Vatican’s Denial That Condoms Protect Against HIV Endangering Millions of Africans, European Commissioner Says
European Commissioner for Development and Humanitarian Aid Poul Nielson on Sunday on BBC1's "Panorama" program said that the Vatican's position denying that condoms can effectively protect against HIV is "bringing into great danger the lives of millions" in Africa, BBC News reports. Colombian Cardinal Alfonso Trujillo, president of the Vatican's Pontifical Council for the Family, recently published a paper claiming that HIV can pass through condoms, according to BBC News. Trujillo supported his claims using "scientific references" (Devichand, BBC News, 6/27). Trujillo said in a previous episode of "Panorama," titled "Sex and the Holy City," which aired in October 2003, "The AIDS virus is roughly 450 times smaller than the spermatozoon. The spermatozoon can easily pass through the 'net' that is formed by the condom. These margins of uncertainty ... should represent an obligation on the part of the health ministries and all these campaigns to act in the same way as they do with regard to cigarettes, which they state to be a danger" (Kaiser Daily HIV/AIDS Report, 3/22). In response to Trujillo's statements, the World Health Organization said that although condoms can be less effective if they slip, break or are expired, a June 2001 review of the available literature on male condoms found that they are 90% effective at preventing HIV transmission if used consistently and properly (Kaiser Daily HIV/AIDS Report, 10/15/03). The Vatican prohibits the use of condoms for both contraception and protection against HIV infection, according to BBC News. Nielson said, "This is where bigotry gets into the big discussion," adding that the Vatican's position shows a "lack of love for human beings" and an "unwillingness to take their situation seriously," according to BBC News. The Vatican would not provide comment for the program, BBC News reports (BBC News 6/27).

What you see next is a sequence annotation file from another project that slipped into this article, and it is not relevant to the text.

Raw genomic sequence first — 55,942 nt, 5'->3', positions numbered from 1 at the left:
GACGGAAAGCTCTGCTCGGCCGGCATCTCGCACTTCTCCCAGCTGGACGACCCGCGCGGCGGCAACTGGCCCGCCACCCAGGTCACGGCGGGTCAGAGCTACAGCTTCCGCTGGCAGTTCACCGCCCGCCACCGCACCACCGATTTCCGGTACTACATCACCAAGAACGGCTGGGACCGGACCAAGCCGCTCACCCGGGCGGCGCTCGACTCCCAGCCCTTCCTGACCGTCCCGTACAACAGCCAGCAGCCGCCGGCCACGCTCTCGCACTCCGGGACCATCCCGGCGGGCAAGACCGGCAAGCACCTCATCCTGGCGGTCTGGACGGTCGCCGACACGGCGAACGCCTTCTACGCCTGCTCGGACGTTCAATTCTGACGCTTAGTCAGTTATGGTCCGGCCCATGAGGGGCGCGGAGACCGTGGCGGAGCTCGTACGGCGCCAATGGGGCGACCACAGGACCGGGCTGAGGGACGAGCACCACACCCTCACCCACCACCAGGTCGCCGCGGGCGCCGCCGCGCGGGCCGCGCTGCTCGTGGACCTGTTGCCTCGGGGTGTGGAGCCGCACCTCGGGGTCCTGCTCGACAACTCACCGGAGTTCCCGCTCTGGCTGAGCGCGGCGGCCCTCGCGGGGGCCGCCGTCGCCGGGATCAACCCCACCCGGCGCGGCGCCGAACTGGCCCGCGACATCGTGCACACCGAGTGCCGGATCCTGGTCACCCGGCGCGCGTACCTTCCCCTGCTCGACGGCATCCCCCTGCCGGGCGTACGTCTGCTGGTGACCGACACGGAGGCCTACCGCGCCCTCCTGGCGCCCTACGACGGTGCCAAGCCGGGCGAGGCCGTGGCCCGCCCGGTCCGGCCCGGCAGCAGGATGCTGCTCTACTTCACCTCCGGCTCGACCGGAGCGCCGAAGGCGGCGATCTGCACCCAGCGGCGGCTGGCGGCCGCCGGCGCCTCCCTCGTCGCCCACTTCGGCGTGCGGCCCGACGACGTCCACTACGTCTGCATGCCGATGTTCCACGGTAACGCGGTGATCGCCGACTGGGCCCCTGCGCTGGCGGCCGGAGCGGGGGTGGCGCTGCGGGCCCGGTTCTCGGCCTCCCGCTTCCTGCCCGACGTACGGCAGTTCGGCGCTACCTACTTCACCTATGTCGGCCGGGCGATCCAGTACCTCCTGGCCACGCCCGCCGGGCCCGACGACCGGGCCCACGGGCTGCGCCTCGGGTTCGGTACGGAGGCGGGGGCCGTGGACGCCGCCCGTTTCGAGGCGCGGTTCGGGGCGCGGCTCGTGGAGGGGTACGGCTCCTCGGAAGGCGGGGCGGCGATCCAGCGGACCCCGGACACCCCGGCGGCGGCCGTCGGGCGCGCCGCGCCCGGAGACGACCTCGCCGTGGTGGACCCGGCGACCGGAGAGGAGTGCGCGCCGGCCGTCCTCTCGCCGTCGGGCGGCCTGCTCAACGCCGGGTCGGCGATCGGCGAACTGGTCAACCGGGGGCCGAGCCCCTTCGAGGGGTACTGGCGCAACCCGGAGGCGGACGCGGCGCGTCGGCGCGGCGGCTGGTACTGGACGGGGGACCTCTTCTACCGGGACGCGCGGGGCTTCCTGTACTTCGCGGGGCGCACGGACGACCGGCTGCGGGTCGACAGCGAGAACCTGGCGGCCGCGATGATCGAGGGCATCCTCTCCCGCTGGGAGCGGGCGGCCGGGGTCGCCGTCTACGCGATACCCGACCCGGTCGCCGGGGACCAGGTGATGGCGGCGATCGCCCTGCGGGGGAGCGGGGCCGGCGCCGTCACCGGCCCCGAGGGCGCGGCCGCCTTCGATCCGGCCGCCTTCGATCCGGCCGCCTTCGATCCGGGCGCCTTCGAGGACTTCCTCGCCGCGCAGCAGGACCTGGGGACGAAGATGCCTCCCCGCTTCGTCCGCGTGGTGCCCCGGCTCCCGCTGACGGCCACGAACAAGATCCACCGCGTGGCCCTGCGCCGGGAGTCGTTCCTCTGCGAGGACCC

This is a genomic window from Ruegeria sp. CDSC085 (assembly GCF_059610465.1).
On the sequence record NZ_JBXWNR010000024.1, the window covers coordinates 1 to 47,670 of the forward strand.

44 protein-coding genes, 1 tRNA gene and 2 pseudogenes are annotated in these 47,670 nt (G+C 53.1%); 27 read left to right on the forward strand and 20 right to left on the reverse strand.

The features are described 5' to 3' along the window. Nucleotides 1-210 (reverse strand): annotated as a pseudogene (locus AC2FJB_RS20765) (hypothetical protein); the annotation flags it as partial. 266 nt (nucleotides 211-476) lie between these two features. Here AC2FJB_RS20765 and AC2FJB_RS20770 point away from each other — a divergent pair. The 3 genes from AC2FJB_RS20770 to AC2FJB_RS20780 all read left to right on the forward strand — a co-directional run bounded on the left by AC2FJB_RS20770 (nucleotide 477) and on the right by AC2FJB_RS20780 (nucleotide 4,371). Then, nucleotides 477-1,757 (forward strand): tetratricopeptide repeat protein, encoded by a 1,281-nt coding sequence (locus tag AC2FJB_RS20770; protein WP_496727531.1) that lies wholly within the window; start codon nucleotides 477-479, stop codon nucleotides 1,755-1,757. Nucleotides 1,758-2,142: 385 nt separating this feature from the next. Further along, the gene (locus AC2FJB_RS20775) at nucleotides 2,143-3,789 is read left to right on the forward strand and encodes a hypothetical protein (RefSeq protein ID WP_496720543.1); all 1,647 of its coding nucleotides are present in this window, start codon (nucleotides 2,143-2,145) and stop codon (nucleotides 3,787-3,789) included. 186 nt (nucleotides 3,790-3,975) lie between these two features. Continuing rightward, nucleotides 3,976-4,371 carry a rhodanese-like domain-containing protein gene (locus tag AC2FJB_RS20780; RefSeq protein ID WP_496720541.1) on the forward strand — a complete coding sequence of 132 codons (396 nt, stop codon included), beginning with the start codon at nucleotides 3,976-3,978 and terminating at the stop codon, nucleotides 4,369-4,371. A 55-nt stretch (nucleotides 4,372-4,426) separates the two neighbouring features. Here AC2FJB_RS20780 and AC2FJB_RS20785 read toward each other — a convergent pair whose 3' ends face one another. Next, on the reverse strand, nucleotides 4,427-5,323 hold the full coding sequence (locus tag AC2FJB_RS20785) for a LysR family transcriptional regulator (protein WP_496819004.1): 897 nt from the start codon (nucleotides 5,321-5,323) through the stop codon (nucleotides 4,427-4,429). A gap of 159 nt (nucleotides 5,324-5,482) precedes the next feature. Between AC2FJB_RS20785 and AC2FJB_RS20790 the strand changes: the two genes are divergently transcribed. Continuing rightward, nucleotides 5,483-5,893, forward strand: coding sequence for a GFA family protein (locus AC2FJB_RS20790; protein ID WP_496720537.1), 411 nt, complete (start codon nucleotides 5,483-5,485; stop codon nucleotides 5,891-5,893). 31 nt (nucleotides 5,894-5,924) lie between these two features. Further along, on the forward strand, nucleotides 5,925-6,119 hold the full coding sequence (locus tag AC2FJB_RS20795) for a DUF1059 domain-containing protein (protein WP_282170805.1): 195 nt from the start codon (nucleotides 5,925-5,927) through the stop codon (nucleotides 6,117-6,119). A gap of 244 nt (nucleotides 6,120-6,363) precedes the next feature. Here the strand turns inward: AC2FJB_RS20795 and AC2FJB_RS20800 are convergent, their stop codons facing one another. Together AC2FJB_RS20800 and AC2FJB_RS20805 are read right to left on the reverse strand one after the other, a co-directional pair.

The Vatican is "misguided" when it says that the "only realistic and long-lasting response to AIDS is a change in moral behavior," Austen Ivereigh, deputy editor of the international Catholic newspaper the Tablet, writes in an opinion piece in London's Guardian. Some Catholic aid groups say that HIV/AIDS in Africa must be combated by attacking the "roots" of the problem, including the sexual abuse of women and the lack of antiretroviral drug therapy, which they say can "break the cycle of stigma and despair which often lies behind the promiscuity and abusive behavior that cause AIDS to spiral," Ivereigh says. However, the Vatican's refusal to concede that using a condom "in some circumstances" may be "not just licit but obligatory" has "undermined" those efforts, Ivereigh says. The Vatican's "callous intransigence" on the issue of condom use to prevent HIV transmission has "muffled [the church's] own prophetic voice on AIDS and encouraged the conclusion that Christian teaching that can only be upheld at the cost of African lives does not deserve that name," Ivereigh concludes (Ivereigh, Guardian, 6/26).